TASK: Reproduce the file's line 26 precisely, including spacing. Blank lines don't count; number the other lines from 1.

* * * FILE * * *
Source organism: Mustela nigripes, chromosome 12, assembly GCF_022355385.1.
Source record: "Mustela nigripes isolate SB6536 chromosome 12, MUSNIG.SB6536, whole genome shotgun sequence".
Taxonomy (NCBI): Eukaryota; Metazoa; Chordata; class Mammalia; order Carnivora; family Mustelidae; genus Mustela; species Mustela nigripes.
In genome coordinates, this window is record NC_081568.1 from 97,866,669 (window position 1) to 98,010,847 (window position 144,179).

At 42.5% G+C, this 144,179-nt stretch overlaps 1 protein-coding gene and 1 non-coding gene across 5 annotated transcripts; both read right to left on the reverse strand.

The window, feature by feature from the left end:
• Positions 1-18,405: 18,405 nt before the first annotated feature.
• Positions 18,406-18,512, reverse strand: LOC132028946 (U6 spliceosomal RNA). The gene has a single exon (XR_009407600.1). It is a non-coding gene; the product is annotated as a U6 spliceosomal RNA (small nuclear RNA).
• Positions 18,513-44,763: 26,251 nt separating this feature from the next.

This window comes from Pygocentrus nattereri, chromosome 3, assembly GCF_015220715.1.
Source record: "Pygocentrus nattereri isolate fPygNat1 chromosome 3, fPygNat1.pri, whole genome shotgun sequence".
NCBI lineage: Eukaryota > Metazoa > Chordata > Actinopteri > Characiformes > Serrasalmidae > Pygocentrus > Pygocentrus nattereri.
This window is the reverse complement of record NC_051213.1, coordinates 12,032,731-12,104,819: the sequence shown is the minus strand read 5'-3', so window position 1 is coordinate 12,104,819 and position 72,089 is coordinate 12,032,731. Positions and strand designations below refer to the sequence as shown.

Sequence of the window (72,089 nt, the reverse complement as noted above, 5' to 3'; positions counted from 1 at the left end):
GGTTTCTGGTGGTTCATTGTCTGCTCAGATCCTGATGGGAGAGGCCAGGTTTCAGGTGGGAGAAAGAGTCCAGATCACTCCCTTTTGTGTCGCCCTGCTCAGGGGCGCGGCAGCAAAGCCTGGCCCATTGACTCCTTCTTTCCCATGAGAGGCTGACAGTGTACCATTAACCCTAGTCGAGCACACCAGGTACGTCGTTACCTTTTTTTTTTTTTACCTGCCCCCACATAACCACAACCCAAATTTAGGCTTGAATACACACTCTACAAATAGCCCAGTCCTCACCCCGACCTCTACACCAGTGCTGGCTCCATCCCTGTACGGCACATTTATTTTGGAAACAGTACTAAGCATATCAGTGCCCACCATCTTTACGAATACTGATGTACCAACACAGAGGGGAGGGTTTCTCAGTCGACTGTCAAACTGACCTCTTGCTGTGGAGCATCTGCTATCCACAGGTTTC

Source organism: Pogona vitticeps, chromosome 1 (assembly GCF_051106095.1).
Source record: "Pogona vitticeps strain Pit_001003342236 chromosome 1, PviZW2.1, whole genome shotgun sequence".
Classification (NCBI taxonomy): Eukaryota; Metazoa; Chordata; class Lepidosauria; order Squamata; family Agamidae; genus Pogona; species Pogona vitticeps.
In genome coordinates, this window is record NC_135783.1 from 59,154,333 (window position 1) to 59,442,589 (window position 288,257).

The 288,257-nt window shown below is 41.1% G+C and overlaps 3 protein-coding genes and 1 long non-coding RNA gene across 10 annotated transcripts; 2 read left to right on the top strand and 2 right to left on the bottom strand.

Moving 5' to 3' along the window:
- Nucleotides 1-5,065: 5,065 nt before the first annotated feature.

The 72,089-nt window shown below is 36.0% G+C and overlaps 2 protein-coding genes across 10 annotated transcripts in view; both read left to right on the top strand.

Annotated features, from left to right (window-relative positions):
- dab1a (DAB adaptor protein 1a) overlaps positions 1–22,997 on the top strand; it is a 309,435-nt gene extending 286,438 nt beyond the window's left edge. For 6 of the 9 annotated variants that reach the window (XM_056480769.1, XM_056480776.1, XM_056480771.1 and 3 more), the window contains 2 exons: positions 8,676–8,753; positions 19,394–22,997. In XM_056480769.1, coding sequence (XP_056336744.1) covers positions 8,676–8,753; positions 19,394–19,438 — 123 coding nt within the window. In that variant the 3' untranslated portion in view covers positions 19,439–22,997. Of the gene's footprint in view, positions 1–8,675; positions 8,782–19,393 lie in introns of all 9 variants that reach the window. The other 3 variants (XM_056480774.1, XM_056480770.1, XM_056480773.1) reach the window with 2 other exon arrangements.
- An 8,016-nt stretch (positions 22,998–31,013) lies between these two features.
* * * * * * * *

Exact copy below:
- An 8,016-nt stretch (positions 22,998–31,013) lies between these two features.